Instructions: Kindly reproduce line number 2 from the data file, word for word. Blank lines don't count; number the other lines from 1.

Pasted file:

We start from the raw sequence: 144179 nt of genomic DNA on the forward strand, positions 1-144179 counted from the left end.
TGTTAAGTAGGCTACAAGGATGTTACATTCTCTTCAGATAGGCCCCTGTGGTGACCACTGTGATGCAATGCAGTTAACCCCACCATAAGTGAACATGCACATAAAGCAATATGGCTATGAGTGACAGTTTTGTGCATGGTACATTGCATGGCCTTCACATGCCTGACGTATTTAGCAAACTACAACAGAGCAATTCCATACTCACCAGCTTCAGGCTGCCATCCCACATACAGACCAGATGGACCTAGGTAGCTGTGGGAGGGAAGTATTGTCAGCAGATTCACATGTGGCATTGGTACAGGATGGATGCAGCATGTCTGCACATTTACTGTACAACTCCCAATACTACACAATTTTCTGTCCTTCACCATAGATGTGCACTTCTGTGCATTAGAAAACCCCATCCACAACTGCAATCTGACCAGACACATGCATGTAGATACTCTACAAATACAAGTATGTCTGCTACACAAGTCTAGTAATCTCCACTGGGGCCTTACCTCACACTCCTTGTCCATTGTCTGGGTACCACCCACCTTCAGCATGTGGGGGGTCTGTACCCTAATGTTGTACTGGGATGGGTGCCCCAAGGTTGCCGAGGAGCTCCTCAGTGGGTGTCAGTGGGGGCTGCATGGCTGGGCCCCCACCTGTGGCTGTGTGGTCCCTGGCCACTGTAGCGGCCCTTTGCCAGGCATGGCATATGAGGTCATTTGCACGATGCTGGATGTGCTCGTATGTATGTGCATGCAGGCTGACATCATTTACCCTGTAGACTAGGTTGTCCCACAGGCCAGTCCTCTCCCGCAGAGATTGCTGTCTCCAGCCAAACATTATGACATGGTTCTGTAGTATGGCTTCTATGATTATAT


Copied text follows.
TGTTAAGTAGGCTACAAGGATGTTACATTCTCTTCAGATAGGCCCCTGTGGTGACCACTGTGATGCAATGCAGTTAACCCCACCATAAGTGAACATGCACATAAAGCAATATGGCTATGAGTGACAGTTTTGTGCATGGTACATTGCATGGCCTTCACATGCCTGACGTATTTAGCAAACTACAACAGAGCAATTCCATACTCACCAGCTTCAGGCTGCCATCCCACATACAGACCAGATGGACCTAGGTAGCTGTGGGAGGGAAGTATTGTCAGCAGATTCACATGTGGCATTGGTACAGGATGGATGCAGCATGTCTGCACATTTACTGTACAACTCCCAATACTACACAATTTTCTGTCCTTCACCATAGATGTGCACTTCTGTGCATTAGAAAACCCCATCCACAACTGCAATCTGACCAGACACATGCATGTAGATACTCTACAAATACAAGTATGTCTGCTACACAAGTCTAGTAATCTCCACTGGGGCCTTACCTCACACTCCTTGTCCATTGTCTGGGTACCACCCACCTTCAGCATGTGGGGGGTCTGTACCCTAATGTTGTACTGGGATGGGTGCCCCAAGGTTGCCGAGGAGCTCCTCAGTGGGTGTCAGTGGGGGCTGCATGGCTGGGCCCCCACCTGTGGCTGTGTGGTCCCTGGCCACTGTAGCGGCCCTTTGCCAGGCATGGCATATGAGGTCATTTGCACGATGCTGGATGTGCTCGTATGTATGTGCATGCAGGCTGACATCATTTACCCTGTAGACTAGGTTGTCCCACAGGCCAGTCCTCTCCCGCAGAGATTGCTGTCTCCAGCCAAACATTATGACATGGTTCTGTAGTATGGCTTCTATGATTATAT